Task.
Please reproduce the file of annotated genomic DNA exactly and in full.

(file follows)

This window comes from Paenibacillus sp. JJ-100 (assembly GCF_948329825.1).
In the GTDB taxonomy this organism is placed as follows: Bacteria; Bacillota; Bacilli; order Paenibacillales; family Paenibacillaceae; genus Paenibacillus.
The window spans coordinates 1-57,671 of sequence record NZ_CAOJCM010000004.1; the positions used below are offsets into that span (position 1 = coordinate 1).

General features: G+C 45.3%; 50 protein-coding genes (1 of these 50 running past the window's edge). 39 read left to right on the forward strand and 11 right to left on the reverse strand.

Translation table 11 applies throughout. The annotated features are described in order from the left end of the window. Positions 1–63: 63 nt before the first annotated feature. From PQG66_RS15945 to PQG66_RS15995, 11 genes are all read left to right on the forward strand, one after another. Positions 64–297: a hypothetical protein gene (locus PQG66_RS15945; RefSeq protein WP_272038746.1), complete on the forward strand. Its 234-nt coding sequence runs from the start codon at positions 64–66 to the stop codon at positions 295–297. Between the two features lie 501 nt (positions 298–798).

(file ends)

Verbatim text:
This window comes from Paenibacillus sp. JJ-100 (assembly GCF_948329825.1).
In the GTDB taxonomy this organism is placed as follows: Bacteria; Bacillota; Bacilli; order Paenibacillales; family Paenibacillaceae; genus Paenibacillus.
The window spans coordinates 1-57,671 of sequence record NZ_CAOJCM010000004.1; the positions used below are offsets into that span (position 1 = coordinate 1).

General features: G+C 45.3%; 50 protein-coding genes (1 of these 50 running past the window's edge). 39 read left to right on the forward strand and 11 right to left on the reverse strand.

Translation table 11 applies throughout. The annotated features are described in order from the left end of the window. Positions 1–63: 63 nt before the first annotated feature. From PQG66_RS15945 to PQG66_RS15995, 11 genes are all read left to right on the forward strand, one after another. Positions 64–297: a hypothetical protein gene (locus PQG66_RS15945; RefSeq protein WP_272038746.1), complete on the forward strand. Its 234-nt coding sequence runs from the start codon at positions 64–66 to the stop codon at positions 295–297. Between the two features lie 501 nt (positions 298–798).